July 28, 2012
Army defensive ends boasting new look
Army football fans may not recognize their defensive ends this season, aside from the return of a healthy Jarrett Mackey.
Among the quick defensive ends practicing next to Mackey is Zach Watts, a formerly high-school sized body listed as either/or with Mackey as No. 1 on the depth chart coming out of spring ball. Watts still stands only 5-foot-11, but he's bulked up 25 pounds from last year's listed 203. He no longer is blocked out standing behind Mackey (6-1, 235).
At the whip defensive end, that former undersized defensive tackle looks bigger and more mobile now that Brian Zalneraitis has moved outside to his natural position. Instead of being buried or tied up by bigger offensive linemen, he can use his quickness as a 6-2, 230-pounder (five pounds heavier) to get free and rush the quarterback.
The backups and the incoming freshmen from the USMA Prep School are bigger, too.
Junior Kyle Maxwell (6-5, 230) and sophomore Derek Sanchez (6-3, 215) are listed as either/or at No. 2 behind Zalneraitis. Maxwell is about the same weight but more experienced; Sanchez has put on 10 pounds.
Behind Watts and Mackey at No. 3 is sophomore Colin Linkul (6-0, 200), who has added 12 pounds to crack 200 while competing with intensity similar to Watts.
Although Army defensive ends coach John Mumford said he prefers to leave the incoming freshmen unnamed before the start of fall camp, the coaching staff likes the talent that is on the way.
"I'm not anointing anybody by any stretch," Mumford said. "But we've got guys returning who have played and guys from the prep school to create a competitive atmosphere. You want guys pushing each other. As a coach, you like that."
Watts is such a model overachiever, there is an urge to label him "Rudy" for the famed Notre Dame scout-team player, but that would be unfair to Watts. Unlike Rudy Ruettinger's story in the 1993 movie, Watts doesn't need to see the bench cleared in a one-sided victory or the support of his teammates overruling their coach to get in a game. In fact, Army doesn't want to start the 2012 season without Watts on the field.
"Looking at Zach doesn't put fear in people, but I'll tell you, he plays as hard as any young man I've ever coached," Mumford said. "He's extremely coachable. He's a guy who's so active that he's got to be on the field for us. His work ethic is an example to every young man on the team."
Army is excited about Mackey's return from last year's season-ending knee injury in the season opener, but they won't know for sure what they have until fall camp opens. Mackey was still rehabbing his knee during spring drills in February and early March. He resumed running in April, cutting drills in May and is expected to be 100 percent for the start of fall camp on Aug. 7.
"We'll have to knock some rust off him," Mumford said, "but he's been tracking (in his rehab) at 100 percent."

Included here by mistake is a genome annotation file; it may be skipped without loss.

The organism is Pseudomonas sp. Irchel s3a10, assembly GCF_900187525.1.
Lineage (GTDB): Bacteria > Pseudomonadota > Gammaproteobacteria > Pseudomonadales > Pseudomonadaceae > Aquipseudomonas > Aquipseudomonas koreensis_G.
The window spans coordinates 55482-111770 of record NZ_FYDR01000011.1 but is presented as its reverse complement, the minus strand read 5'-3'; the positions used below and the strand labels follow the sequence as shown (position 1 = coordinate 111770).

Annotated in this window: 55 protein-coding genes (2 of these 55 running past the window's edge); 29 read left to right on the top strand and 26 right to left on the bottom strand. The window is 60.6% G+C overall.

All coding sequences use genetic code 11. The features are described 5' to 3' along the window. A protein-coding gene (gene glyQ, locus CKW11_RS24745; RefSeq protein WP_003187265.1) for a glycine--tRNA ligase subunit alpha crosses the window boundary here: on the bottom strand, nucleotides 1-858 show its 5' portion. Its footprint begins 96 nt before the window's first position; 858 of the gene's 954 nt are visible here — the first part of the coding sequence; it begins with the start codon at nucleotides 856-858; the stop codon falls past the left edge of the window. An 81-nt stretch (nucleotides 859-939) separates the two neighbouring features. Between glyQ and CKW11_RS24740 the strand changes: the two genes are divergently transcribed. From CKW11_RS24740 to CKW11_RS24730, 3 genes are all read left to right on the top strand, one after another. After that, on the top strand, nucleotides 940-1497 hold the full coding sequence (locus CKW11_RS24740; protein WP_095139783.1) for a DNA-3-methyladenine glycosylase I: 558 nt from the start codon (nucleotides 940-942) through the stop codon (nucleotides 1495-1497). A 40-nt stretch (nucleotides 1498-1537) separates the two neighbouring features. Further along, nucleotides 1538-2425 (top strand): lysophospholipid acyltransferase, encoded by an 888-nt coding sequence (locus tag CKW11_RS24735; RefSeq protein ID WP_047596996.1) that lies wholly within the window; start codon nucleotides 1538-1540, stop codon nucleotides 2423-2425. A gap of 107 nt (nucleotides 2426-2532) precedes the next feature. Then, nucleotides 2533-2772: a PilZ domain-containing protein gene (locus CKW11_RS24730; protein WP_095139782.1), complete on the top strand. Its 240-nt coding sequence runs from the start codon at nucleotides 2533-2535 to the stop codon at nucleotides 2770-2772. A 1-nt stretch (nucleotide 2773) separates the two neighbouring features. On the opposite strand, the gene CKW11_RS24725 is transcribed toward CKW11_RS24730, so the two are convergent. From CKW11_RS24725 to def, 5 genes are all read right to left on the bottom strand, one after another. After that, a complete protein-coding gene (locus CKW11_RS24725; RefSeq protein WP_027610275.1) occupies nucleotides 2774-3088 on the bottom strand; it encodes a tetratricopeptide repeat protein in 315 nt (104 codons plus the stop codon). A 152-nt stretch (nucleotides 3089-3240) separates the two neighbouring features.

Linkul is a situational player for pass rushing until he shows he can play the run.
"Colin has speed coming off the edge; that's his niche," Mumford said. "As he continues to gain weight and get stronger, he could be more of a factor against the run. In the spring, I was amazed that a kid as light as him was always throwing his body around. The will to do so was not an issue. It comes down to physics -- how many times can he do that and stay on the field."
Nobody will feel more at home than Zalneraitis after a season of sacrificing his body for the team plugging holes among a thin cast of defensive tackles.
"Brian had a good spring," Mumford said. "He's made good gains. He's got some explosion. He's back outside at defensive end where he's comfortable. He's a complete team player for having played inside last year."
Maxwell and Sanchez will try to separate from each other in fall camp.
Mumford on Maxwell: "Kyle has always been a steady guy and has been around long enough he knows what to do and how to do it."
Mumford on Sanchez: "Derek did good things this spring and on the JV team last year. He's coachable and he's a guy we need to learn more about in camp."
With more players remaining at West Point in the summer and others working with strength and conditioning coaches while assigned to military training at Fort Benning, Army's coaches anticipate their players reporting to fall camp closer to playing shape than past years. Army has fought a losing battle of the players dropping some of the weight and strength gained during the school year from fulfilling their summer military duties.
"They've been around here more and had access to the weight room, but it hasn't been at the expense of their military training," Mumford said. "We're just sequencing things differently now."
The results include the new (read: bigger) look among the defensive ends.
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